2019 seems to be a year where rock rears it’s head again and gains some ascendancy in a busy musical landscape.
The masters of sensuous guitar led music are back, and, with their latest album “Full Upon Her Burning Lips”, Earth forego the additional instrumentation that embellished some of their previous records and reduce the team to the core duo of Dylan Carlson on guitar and bass and Adrienne Davies on drums and percussion.
Matters commence with “Datura’s Crimson Veils”, a twelve-minute opus that reflects Earth’s new approach with Carlson’s sepia-toned Bakersfield Sound guitars lurching across a barren landscape while Davies punctuates the melodies with intent and a particularly effective cymbal roll adds an alien sound to the mix. Indeed her cymbal work throughout the album is exemplary.
The approach on this release in some part looks back to the riff-constructed approach of their “Angels of Darkness, Demons of Light” albums, but stripped of their ornateness….
“It was definitely a very organically developed record,” Carlson says of the process. “I limited the number of effects I used. I always like the limiting of materials to force oneself to employ them more creatively. Previous Earth records were quite lush sounding, and I wanted a more upfront and drier sound, using very few studio effects.”
The stripped down approach had another advantage. “I really wanted the drums to be present,” Carlson says. “I felt with previous Earth records that other instrumentation took up so much of the sonic space that the drums were kind of pushed to the side.”
This methodology highlights Davies’ ability to elevate the drum kit beyond its rhythmic functions and allows it to serve as an expressive, nuanced, and tonally rich component to Earth’s sound without reverting to bombast.
Less is more.
“In the past I’ve usually had a strong framework for an album,” Carlson says. “This one developed over the course of writing and recording. It just felt like ‘Earth’—like just the two players doing their best work at playing, serving the music.”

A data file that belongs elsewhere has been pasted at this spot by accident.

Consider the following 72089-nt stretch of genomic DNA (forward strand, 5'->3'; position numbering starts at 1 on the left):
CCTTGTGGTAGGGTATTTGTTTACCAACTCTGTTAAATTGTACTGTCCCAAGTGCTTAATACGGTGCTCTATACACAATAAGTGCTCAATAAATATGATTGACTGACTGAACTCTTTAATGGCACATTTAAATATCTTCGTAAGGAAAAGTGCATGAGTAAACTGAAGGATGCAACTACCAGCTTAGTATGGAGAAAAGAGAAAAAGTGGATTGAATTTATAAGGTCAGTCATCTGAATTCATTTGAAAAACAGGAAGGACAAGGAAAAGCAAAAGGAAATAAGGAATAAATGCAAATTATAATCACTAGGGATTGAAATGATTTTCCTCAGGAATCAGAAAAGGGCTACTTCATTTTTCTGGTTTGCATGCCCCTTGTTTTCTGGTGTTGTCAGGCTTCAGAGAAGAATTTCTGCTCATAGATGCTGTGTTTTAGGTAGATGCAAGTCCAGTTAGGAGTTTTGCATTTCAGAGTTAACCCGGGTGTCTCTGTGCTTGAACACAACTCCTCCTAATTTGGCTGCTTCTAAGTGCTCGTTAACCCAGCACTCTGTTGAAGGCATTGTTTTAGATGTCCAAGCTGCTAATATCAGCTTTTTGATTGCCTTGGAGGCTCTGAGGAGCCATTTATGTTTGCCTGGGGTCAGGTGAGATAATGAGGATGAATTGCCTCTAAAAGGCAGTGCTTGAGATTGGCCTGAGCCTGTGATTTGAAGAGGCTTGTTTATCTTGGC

The absence of a pre-existing narrative guiding the compositions results in songs were more open and intuitive, often resulting in musical vignettes like “Exaltation of Larks” or “Maidens Catafalque”.
“I wanted this to be a ‘sexy’ record, a record acknowledging the ‘witchy’ and ‘sensual’ aspects in the music… sort of a ‘witch’s garden’ kind of theme, with references to mind altering plants and animals that people have always held superstitious beliefs towards. A conjuror or root doctor’s herbarium of songs, as it were.”
The ten tracks on Full Upon Her Burning Lips came together in bits and pieces. Songs like “Cats on the Briar” and “Mandrake’s Hymn” emerged from a handful of musical phrases and repeating patterns concocted in moments of downtime during their 2017 tour schedule. The delightful “Descending Belladonna” came from a live soundtrack project. Other songs came from rehearsals in the months leading up to recording or in moments of inspiration in the studio.
The record was engineered, mixed, and mastered by longtime associate Mell Dettmer at Studio Soli. Knowing their process and their sound, Dettmer helped harness, shape, and document the songs in a manner that highlights the depth of Earth’s sparse components. For the patient listener, the cyclical nature of the songs “She Rides an Air of Malevolence” or “An Unnatural Carousel” reveal new elements with repeated listens, with the subtle variations between passes creating a kaleidoscope of sounds.
“I feel like this is the fullest expression and purest distillation of what Earth does since I re-started the band,” Carlson says in reflection of Full Upon Her Burning Lips.
As a long time Earth fan I found the new approach refreshing, there is a tendency in some rock circles to “over-egg the mix” in the search of something memorable, whereas this band manage to achieve that goal by simplifying their approach. Both restrained and adventurous in equal measure, this is instrumental music of the highest quality and a primer for how to use the guitar without fret worrying shredding, and the drums as more than mere percussion. I have to agree with Carlson, this is their best work to date and it immediately goes on the albums of the year list for 2019.
Sargent House releases the album to the world on May 24th, 2019 on 2xLP / CD / digital formats.